Cornish Cross or Heritage Chicken: Which Do You Prefer?

| 6/7/2010 4:14:28 PM

Cornish cross chickens 

Opinions on the best chickens to raise for meat vary greatly, depending on who you ask. There are two primary options: Cornish cross (aka Cornish Rocks) and heritage breeds.

Cornish cross have been bred to produce meat quickly and efficiently. They reach slaughter weight in about seven weeks. Without a restricted diet and careful management, they are unlikely to survive more than several months. There is a common misconception that these birds are genetically modified. The truth is that they’re the result of highly selective breeding. The parent stock can reproduce without artificial insemination.

Heritage chickens are standard-bred chickens that grow more slowly (they take 16 weeks or more to reach “market” weight) and live much longer. Some people say heritage chicken meat is more flavorful, although it must be cooked differently; others say it’s tough.

There is a third option: chickens that fall somewhere between heritage chickens and Cornish cross. These birds, such as Freedom Rangers, are large enough to process in about 10 weeks. (Since writing this in early 2010, my opinions have changed. See Wrong About Freedom Rangers for more information.)

Deborah Boehle did a side-by-side comparison of the carcasses of Cornish cross and heritage breed chickens: Chicken for Dinner? and Chicken for Dinner? Part 2. She clearly favors the heritage breeds, both for flavor and the experience in raising them.

12/1/2015 7:13:42 PM

Ok I have eaten cornish hen for a long time but never know that there were other type of bird like this,get to try it,I just read a news report about a guy down here in Fla raising Cornish Cross Chicken which I did some research which get me here,good insight.

Alicia Finley
1/5/2013 8:59:24 PM

I have had great experiences. I raised approx. 3000 Cornish X this year ON PASTURE and on organic grain. We started day-old batches, in our light-filled, open ventilated barn, of 100 chicks in 8' x 4' boxes that were then expanded to boxes double that size during the 2 week. They were kept on dry beds of wood shavings and often brought bunches of grass to them inside the barn. The birds were always active, noisy and when allowed outside, foraged naturally and aggressively and continued this when moved permanently outside at 3-4 weeks of age. They even climbed up into the buckwheat bushes to forage. The birds were beautiful, friendly and brave in that they would allow you to pet them and pick them up. The birds tasted amazing, were firm not mushy, and were very popular at 4 farmers markets they were sold at every week.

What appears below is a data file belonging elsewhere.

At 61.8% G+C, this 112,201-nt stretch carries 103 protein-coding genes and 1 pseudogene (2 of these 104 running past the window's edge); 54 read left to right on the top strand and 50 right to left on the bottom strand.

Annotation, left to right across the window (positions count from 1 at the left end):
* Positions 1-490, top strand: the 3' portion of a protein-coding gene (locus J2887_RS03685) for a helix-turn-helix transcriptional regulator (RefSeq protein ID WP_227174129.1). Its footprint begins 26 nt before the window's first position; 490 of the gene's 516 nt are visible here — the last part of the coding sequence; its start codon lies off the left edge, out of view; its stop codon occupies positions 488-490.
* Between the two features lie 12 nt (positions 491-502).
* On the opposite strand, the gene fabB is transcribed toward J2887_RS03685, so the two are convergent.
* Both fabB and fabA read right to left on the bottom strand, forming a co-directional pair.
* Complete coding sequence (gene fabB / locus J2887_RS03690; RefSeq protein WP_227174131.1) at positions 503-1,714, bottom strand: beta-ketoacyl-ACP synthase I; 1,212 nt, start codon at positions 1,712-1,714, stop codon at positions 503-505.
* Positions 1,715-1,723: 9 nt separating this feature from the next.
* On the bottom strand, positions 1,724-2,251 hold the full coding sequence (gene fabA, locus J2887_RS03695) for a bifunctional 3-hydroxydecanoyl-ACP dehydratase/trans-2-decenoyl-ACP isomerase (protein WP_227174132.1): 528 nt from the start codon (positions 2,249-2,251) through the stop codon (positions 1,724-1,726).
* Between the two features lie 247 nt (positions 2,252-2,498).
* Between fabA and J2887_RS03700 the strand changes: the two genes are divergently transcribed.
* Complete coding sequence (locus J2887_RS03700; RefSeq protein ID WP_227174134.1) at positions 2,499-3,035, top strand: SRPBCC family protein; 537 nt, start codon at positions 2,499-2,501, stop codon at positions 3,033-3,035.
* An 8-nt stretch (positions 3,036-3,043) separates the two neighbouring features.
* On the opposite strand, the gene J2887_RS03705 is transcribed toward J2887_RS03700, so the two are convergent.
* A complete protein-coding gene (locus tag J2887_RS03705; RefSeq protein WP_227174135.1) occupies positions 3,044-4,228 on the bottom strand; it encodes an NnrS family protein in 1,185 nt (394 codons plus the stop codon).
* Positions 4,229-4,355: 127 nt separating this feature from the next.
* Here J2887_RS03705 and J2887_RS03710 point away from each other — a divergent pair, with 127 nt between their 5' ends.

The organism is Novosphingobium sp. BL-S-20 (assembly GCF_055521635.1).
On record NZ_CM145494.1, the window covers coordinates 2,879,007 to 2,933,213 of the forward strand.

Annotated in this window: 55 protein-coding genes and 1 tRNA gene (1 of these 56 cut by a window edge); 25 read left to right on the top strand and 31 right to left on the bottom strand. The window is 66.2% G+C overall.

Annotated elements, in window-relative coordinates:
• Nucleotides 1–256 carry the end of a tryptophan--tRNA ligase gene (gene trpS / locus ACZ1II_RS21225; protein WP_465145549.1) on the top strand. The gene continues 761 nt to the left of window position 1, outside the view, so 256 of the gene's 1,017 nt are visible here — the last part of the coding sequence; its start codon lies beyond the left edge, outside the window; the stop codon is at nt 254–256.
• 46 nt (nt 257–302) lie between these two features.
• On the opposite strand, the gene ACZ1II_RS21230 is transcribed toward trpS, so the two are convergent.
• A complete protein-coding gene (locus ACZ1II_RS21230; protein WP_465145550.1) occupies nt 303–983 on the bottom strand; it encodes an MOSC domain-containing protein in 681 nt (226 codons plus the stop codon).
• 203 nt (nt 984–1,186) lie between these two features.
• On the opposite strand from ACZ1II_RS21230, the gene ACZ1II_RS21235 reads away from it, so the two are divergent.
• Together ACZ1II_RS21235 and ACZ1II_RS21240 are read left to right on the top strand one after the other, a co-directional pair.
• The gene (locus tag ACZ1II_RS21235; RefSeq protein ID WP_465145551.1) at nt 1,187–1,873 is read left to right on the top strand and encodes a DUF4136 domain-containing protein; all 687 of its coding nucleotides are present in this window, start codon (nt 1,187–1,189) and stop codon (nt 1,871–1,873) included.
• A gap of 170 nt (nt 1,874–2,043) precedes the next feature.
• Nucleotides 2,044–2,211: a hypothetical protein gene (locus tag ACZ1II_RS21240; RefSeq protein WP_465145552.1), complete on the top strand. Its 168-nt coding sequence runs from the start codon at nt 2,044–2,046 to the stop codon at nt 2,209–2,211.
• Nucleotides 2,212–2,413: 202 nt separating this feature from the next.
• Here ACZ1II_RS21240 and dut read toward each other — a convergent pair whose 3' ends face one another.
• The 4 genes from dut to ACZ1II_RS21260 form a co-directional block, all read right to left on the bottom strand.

Sally Green
8/14/2011 1:44:44 AM

CX are great. I've never had problems raising them. I've raised as many as 50 at a time. I process at 8 weeks. I make the appointment with the processor the day I for 8 weeks from their hatching date. I supply them with Food Grade Diatomaceous Earth to roll in and put a bit in their feed. I have not used organic AC Vinegar but I'm going to try it next time around. I hang their water and food feeders. I raise them as the chickens grow. It makes them have to stand and stretch to eat and drink, builds muscle in their legs and helps keep the breast off the ground. I've never had a problem with them not eating or drinking. I believe it's instinctive. I don't like eating my laying hens. It's hard to eat something you call mother. It’s just not right. I've had many friends and family members comment on how wonderful the chicken tastes. It's hard to eat store bought chicken after raising your own. I thinks it's time to raise another 50. Sally

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